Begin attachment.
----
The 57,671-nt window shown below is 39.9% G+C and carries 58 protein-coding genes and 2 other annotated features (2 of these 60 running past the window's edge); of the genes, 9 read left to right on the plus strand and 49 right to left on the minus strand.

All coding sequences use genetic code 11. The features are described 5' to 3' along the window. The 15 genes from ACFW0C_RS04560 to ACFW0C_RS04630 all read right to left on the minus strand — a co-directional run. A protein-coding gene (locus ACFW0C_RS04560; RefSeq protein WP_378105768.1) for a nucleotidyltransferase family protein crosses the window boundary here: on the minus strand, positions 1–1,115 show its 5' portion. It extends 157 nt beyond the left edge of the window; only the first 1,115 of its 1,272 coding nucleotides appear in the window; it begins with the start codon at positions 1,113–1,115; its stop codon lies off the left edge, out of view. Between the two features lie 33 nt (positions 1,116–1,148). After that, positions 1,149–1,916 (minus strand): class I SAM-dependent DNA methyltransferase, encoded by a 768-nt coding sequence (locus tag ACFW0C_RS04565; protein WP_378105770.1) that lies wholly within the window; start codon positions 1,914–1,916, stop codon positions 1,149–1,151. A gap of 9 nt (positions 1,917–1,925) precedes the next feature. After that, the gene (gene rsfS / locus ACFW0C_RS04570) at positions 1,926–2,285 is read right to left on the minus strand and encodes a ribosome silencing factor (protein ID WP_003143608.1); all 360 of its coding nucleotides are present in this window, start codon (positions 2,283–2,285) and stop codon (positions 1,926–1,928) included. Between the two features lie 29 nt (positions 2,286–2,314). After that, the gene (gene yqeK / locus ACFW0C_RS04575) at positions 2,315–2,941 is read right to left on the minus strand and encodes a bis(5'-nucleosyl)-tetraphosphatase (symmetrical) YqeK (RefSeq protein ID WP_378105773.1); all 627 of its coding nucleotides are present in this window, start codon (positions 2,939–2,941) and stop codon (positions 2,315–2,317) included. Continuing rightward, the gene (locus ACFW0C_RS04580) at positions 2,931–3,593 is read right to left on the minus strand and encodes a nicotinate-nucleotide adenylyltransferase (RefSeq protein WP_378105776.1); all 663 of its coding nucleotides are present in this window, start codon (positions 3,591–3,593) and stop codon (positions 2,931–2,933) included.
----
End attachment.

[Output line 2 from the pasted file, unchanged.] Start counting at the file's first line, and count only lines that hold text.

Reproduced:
All coding sequences use genetic code 11. The features are described 5' to 3' along the window. The 15 genes from ACFW0C_RS04560 to ACFW0C_RS04630 all read right to left on the minus strand — a co-directional run. A protein-coding gene (locus ACFW0C_RS04560; RefSeq protein WP_378105768.1) for a nucleotidyltransferase family protein crosses the window boundary here: on the minus strand, positions 1–1,115 show its 5' portion. It extends 157 nt beyond the left edge of the window; only the first 1,115 of its 1,272 coding nucleotides appear in the window; it begins with the start codon at positions 1,113–1,115; its stop codon lies off the left edge, out of view. Between the two features lie 33 nt (positions 1,116–1,148). After that, positions 1,149–1,916 (minus strand): class I SAM-dependent DNA methyltransferase, encoded by a 768-nt coding sequence (locus tag ACFW0C_RS04565; protein WP_378105770.1) that lies wholly within the window; start codon positions 1,914–1,916, stop codon positions 1,149–1,151. A gap of 9 nt (positions 1,917–1,925) precedes the next feature. After that, the gene (gene rsfS / locus ACFW0C_RS04570) at positions 1,926–2,285 is read right to left on the minus strand and encodes a ribosome silencing factor (protein ID WP_003143608.1); all 360 of its coding nucleotides are present in this window, start codon (positions 2,283–2,285) and stop codon (positions 1,926–1,928) included. Between the two features lie 29 nt (positions 2,286–2,314). After that, the gene (gene yqeK / locus ACFW0C_RS04575) at positions 2,315–2,941 is read right to left on the minus strand and encodes a bis(5'-nucleosyl)-tetraphosphatase (symmetrical) YqeK (RefSeq protein ID WP_378105773.1); all 627 of its coding nucleotides are present in this window, start codon (positions 2,939–2,941) and stop codon (positions 2,315–2,317) included. Continuing rightward, the gene (locus ACFW0C_RS04580) at positions 2,931–3,593 is read right to left on the minus strand and encodes a nicotinate-nucleotide adenylyltransferase (RefSeq protein WP_378105776.1); all 663 of its coding nucleotides are present in this window, start codon (positions 3,591–3,593) and stop codon (positions 2,931–2,933) included.